Monday, 10 November 2008

13m from the edge

I have spent some days exploring parts of Norfolk coast that is badly affected by erosion. I stayed in Happisburgh, a small village which has lost most of its sea defences. Diane Wright bought Cliff house on Beach Road in Happisburgh over 20 years ago to run a B&B which she still does but the house is now only 13m away from the cliff edge. From the room I was staying in I could hear the sound of the waves, the windows were rattling in the wind and the rain pouring down outside. Diane has 3 m left to go until she will be forced to move out and the house will be demolished. She has grown used to the idea over the past few years but still feel it is unfair that the government is prepared to protect certain areas but not others. Diane said she bought the house in the belief that she would be protected.
Bryony next door, just moved in to her bungalow in July. 'I bought it in an act of defiance, I don't believe the sea should have the last word' she told me.
My trip was an attempt to try to start the project and get my head around the issues I want to focus on. Unfortunately I managed to take a lot of not very good pictures of subject matters that could have been very interesting. I feel really gutted over how crap my composition is at times, so unhappy with my horizons....I get in to a real state about things like this and end up chucking my negs in a draw, pretending they never happened, until I feel strong enough to face them and attempt to make better photographs. So feeling really quite unsure of the whole project, I haven't got a totally clear idea of how the project will look or how to precede and what is realistic to expect. At times I think perhaps I should focus on another idea I have about residual spaces, this would give me more freedom in terms of what I could include in the photographs. But I feel really quite strongly about the effect of these coastal landscapes and the people who inhabit them.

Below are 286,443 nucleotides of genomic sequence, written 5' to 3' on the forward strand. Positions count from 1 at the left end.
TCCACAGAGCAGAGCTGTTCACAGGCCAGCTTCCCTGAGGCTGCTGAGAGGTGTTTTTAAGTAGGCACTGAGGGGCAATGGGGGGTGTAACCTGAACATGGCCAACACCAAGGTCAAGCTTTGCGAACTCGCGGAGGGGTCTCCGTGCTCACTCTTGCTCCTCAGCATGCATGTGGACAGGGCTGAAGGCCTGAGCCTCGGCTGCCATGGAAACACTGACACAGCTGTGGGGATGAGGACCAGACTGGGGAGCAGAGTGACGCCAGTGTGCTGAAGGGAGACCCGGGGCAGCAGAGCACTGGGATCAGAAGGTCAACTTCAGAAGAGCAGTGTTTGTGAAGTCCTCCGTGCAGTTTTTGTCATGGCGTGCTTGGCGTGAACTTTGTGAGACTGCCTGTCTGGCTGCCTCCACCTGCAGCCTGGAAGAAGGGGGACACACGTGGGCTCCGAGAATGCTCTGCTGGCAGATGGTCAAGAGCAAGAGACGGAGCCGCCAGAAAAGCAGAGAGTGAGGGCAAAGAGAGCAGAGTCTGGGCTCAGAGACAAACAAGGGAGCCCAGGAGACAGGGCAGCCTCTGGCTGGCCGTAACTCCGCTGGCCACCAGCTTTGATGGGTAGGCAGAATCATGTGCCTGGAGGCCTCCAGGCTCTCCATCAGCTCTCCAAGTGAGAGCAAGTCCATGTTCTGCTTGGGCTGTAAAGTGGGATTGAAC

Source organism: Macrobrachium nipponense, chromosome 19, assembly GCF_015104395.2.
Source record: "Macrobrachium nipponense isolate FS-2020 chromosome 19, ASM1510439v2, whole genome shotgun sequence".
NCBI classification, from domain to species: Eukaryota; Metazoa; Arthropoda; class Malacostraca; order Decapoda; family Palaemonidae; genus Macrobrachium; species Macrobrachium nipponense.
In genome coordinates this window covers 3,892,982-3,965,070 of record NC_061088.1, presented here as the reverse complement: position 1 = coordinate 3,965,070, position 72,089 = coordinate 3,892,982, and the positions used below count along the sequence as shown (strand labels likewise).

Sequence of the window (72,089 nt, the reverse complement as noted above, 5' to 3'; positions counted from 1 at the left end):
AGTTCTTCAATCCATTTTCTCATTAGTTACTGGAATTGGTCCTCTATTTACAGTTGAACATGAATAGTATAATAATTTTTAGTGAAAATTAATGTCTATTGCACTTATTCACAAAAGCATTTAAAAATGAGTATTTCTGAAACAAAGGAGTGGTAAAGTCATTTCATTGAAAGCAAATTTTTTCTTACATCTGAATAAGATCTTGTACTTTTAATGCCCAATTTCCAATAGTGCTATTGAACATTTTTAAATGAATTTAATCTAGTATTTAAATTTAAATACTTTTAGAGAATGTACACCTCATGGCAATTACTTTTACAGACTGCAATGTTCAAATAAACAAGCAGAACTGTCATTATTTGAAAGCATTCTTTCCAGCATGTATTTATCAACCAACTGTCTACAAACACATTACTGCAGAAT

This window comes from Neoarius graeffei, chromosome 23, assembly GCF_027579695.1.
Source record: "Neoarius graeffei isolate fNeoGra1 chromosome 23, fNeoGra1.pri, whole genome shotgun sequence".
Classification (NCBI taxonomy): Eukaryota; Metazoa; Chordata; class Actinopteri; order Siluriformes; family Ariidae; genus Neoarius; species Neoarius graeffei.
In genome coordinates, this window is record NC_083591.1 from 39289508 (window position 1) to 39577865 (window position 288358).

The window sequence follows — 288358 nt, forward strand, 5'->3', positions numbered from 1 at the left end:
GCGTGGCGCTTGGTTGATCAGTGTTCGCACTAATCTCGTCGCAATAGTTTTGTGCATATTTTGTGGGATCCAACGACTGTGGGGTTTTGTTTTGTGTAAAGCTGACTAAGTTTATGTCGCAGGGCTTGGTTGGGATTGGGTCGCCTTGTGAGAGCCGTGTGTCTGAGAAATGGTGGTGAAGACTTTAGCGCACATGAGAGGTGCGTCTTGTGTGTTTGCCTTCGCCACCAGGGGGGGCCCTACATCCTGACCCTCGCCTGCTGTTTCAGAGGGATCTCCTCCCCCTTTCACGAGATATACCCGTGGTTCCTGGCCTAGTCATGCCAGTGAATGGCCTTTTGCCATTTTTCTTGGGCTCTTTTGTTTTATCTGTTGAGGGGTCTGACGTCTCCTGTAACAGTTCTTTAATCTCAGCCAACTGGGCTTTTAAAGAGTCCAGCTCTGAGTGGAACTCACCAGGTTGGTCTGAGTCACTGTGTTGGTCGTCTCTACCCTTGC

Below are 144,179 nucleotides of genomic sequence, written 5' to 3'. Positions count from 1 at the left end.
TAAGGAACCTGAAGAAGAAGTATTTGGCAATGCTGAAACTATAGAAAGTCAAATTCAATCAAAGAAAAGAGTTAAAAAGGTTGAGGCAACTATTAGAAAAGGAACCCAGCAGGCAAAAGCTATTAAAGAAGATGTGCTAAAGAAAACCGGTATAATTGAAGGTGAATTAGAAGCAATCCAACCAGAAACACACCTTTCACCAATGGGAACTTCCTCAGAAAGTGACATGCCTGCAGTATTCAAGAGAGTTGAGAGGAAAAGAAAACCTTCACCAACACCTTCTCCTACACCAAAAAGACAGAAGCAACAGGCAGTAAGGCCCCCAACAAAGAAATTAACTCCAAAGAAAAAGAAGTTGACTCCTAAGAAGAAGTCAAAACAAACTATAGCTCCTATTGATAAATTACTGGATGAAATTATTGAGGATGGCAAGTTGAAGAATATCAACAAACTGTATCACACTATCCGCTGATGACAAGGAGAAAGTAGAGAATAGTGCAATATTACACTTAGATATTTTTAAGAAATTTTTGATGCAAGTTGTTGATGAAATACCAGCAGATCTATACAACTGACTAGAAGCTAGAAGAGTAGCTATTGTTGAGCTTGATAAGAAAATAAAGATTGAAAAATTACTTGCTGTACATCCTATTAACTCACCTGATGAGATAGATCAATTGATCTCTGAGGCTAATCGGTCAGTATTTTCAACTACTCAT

The project will definitely be a challenge for me, it is a more specific story from what I am used to photographing and is proving quite tricky in terms of how to physically shoot certain things. It is problematic photographing people and their houses on the edge. How to portray it? Only way of getting the houses and the people in would be to stand below the cliff shooting up, but one has to move far out in order to see the bungalows and the people would be tiny...
The broken sea defences look quite dramatic to me and I keep thinking they would look good shot on panoramic format, but I definitely don't want to shoot the whole project that way, mixing formats?... Anyway I put the above pictures up here to give you an idea of what I'm interested in conveying.


Mark Chilvers said...

hi Anna, I particularly like the portraits of people from behind looking out to the sea that may swallow their home. Might make a good series?

Silva said...

Do not be too hard on yourselves. As usual i like the qulity of light in your pictures... the eeriness

Anna said...

Hi Mark and Silva. Thanks for your comments. I like what you are saying about a set of portraits of people looking out over the sea. Aesthetically I like that type of composition but am a bit concerned that it might not comunicate the issue. I think I will bring this up in the tutorial on Friday.